Did you know that a native perennial grass plant can live hundreds of years? And that they can sequester significant amounts of carbon?
Unlike the annual grasses that cover most of our lawns and pastures, native grasses’ roots can be 15 feet deep. Skillful management of grazing – as taught through systems like Holistic Management – support healthy carbon and soil cycles. Sustainable grazing causes the grasses to slough some of their hefty roots to restore carbon and feed microorganisms in the soil, growing healthier soil and thus healthier ecosystems.
Many of the world’s native grasslands have been desertified through overgrazing, making them more prone to flooding and ecologically unhealthy and unproductive. Texas, for example, was a rich grassland just a few hundred years ago. And can be again, through sustainable grazing practices.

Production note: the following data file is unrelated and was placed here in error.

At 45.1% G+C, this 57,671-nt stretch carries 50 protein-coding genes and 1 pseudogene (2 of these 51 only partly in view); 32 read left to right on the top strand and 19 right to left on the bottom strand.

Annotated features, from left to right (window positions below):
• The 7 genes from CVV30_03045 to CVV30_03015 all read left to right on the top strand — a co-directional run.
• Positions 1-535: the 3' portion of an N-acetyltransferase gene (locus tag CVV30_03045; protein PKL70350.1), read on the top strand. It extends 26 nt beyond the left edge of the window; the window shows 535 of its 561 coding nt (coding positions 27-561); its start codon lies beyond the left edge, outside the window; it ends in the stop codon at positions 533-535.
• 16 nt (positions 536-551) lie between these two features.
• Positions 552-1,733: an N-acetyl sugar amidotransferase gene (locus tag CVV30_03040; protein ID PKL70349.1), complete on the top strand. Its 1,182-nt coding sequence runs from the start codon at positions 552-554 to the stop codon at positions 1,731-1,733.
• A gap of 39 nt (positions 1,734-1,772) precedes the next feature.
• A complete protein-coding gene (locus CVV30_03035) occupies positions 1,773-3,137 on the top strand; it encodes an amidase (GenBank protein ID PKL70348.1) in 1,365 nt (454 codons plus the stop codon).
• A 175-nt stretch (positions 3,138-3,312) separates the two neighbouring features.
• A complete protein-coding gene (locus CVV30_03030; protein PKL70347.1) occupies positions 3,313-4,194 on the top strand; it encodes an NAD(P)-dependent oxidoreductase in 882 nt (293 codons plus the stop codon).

In this three-minute video, Holistic Management International former chairwoman Sallie Calhoun talks about how our unintentional mistreatment of our soils – often resulting from overgrazing or general unawareness of the natural cycles – has been putting carbon into our atmosphere throughout civilized human history.
The good news is that she also shares how we can skillfully use grazing management to put carbon back into the soil, and build up healthier soil by supporting natural ecological practices.
We humans can only be as healthy as the ecosystems we live in. Good thing that getting and being healthy is such a fascinating study.
This video is the second in a series of interview clips with 7k-acre Paicine Ranch co-owner and business woman Sallie Calhoun.
Holistic Management founder Allan Savory speaks at TED about reversing desertification of our planet’s grasslands here.
Calhoun shares about Profitability, Native Grasses and Carbon Sequestration in this four-minute video.
In this 4.5-minute video, Calhoun explains how Holistic Management works for us, other people, the planet and profits whether we live on the land or work in an office, or switch from one to the other.
In this 3.5-minute video, we discuss what humans can do as a keystone species to improve ecological resilience.
In this final 5-minute clip we get excited at the prospects of how each of us can help mitigate climate change.